Wednesday, July 16, 2014

Cloth Diapering 101: Diaper types

Several weeks ago I told you all about the reasons behind our decision to cloth diaper. I had no idea where to start when I decided to cloth diaper, and assumed that it would be a very easy and smooth decision. What I didn't count on was how complicated the cloth diapering world has become! Now that there are so many options, it can become easy to be overwhelmed with all the choices and all the differing opinions about what is the best option for different babies. Not to mention all the acronyms everyone uses to describe all these options.

I am going to give you guys a quick introduction to cloth diapering with a post to follow on our experience so far with cloth diapering our newborn. I have learned a lot about what I like and don't like in these last few weeks, and hopefully I can simplify this cloth diapering world for all of you who are thinking about venturing into it. While this list will be a quick intro, it is by no means complete. If you'd like to know more, check out the additional resources I listed at the bottom.

There are many types of cloth diapers, but we will start with the most basic and move to the most complex. This won't always be true, but as a general rule of thumb, the diapers are presented as least to most expensive

This is what grandma used (and pretty much all women before that). A simple large square of fabric, usually cotton, which you can fold into a diaper which is then pinned onto the baby. The flat absorbs the urine and poop, but it is not waterproof. You need to put a waterproof cover over it, so it is a two-step system. These are very cheap and affordable, and many people swear by them, as they dry very quickly and wash well. THIS SITE even hosts a flats challenge every year to get more people to discover them.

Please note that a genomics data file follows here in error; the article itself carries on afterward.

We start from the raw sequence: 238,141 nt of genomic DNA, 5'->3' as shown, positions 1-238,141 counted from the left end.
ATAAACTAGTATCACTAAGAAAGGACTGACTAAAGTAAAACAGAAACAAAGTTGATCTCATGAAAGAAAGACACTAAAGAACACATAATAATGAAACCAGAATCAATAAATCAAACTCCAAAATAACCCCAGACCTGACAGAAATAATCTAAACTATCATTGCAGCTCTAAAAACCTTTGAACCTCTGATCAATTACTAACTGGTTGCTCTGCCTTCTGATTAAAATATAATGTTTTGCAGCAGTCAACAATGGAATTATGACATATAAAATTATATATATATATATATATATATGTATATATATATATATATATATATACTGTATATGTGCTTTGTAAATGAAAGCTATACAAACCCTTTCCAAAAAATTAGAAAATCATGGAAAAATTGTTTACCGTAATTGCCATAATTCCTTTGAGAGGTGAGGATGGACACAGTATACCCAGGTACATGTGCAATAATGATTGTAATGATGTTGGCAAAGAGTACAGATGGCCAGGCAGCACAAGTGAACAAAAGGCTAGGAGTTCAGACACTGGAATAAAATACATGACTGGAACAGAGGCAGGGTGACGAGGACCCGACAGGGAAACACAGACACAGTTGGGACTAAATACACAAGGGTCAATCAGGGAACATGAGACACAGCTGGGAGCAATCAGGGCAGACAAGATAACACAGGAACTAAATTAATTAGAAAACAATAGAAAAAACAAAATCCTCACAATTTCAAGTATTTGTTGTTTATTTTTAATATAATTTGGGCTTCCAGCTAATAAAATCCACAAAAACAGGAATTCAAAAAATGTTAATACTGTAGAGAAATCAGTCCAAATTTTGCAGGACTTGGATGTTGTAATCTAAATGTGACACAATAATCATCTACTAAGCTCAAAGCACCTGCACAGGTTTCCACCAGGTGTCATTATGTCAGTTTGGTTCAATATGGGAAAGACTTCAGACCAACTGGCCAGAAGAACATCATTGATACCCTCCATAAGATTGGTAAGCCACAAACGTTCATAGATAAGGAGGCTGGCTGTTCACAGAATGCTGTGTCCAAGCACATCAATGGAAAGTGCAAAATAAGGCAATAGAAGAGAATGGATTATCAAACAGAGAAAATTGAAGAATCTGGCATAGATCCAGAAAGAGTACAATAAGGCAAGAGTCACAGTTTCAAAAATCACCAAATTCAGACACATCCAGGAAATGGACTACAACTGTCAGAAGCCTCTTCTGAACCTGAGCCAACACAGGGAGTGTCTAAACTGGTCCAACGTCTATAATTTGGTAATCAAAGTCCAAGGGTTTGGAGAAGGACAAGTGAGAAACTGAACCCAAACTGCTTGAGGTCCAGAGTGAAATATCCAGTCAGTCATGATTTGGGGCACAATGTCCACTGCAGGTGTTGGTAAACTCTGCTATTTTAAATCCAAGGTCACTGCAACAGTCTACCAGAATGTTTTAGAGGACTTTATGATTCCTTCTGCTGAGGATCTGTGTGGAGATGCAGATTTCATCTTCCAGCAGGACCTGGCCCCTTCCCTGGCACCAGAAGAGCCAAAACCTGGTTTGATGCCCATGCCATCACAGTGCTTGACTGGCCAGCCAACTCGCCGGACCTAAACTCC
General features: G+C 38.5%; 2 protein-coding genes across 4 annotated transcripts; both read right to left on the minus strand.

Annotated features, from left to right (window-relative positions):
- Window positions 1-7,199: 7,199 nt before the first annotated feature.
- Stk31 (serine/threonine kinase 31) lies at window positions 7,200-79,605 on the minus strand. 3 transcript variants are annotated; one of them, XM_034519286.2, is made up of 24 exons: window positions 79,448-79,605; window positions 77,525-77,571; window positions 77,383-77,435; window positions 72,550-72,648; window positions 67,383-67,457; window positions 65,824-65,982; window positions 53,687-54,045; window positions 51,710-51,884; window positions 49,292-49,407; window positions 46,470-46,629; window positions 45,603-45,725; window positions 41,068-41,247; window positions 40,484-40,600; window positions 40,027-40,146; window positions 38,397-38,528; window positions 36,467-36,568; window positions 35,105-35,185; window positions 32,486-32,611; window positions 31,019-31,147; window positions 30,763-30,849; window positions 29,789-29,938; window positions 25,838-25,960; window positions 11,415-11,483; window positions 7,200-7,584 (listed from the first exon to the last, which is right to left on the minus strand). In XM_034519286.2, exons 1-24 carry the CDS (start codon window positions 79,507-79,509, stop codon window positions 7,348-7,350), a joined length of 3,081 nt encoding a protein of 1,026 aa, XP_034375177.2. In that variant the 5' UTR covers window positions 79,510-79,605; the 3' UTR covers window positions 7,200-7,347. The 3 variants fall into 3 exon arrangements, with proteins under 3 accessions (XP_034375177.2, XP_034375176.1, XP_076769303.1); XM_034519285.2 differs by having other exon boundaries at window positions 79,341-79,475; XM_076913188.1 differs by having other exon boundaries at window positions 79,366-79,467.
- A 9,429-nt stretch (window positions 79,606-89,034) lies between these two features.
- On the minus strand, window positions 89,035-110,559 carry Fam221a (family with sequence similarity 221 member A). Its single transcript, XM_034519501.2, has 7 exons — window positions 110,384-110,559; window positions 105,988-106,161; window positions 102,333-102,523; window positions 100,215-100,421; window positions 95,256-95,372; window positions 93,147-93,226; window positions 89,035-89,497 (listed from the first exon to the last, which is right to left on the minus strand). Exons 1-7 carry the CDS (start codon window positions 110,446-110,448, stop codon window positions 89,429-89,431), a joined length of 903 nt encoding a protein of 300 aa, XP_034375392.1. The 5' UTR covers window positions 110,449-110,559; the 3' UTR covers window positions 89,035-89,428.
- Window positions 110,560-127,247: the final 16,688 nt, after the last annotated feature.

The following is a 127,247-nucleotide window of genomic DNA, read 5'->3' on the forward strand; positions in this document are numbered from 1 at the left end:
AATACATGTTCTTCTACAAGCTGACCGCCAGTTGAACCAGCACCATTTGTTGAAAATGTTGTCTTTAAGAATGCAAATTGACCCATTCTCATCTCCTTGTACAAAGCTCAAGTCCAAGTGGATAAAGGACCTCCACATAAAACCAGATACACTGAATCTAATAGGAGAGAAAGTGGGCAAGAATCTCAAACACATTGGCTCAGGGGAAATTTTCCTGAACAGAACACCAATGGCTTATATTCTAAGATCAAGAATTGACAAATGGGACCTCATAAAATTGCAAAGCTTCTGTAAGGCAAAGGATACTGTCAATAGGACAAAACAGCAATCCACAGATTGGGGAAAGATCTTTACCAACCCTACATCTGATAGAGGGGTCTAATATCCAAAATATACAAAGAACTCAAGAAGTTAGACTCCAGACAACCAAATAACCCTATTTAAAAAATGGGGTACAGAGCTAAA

The more modern version of the flat, you may have seen these being used as burp cloths in more recent years. Essentially it is a square of fabric smaller than a flat with some extra fabric layers in the center for absorbancy. It takes less folding than a flat but still requires pins and a cover for waterproofing. Again, these are very affordable, but do require some extra steps for baby to wear them.
This is an example of what a prefold looks like folded, and the white thing you see there is a modern version of a diaper pin, called a snappi. You can also use a snappi to fasten a flat closed.

Prefolds can also be folded into thirds and laid inside of a waterproof cover for quick diapering (See below).

Fitted diapers are contoured like a disposable diaper, but are not waterproof. They have absorbancy built into them. They might have fasteners attached to them (this one has snaps, but they can also have velcro) or they might require the use of a snappi to fasten them. These are often used as nighttime diapers, as they are very absorbent.

The above three types of diapers require waterproof covers on them. Waterproof covers can be made from many different materials (some people swear by wool covers, especially for nighttime).

Here is an example of what a waterproof cover looks like (This is a Thirsties brand)

Ok so now I'm going to move into the diapers which do not require covers or separate fasteners. They can either have snap or velco (aplix/hook-and-loop) closures

These are probably the most popular type of diaper, although most people own a variety of types. Pockets are built to look like a disposable, and are easy to attach. They will either have snaps or velcro (called hook-and-loop or aplix in "cloth diaper linguo") closures, and are very easy to use. They will have a waterproof outside and often a stay-dry inside with a pocket where you stuff absorbent inserts into the diaper (you can see the insert sticking out of pocket in the photo above).
Hemp insert (Left) and microfiber insert (Right)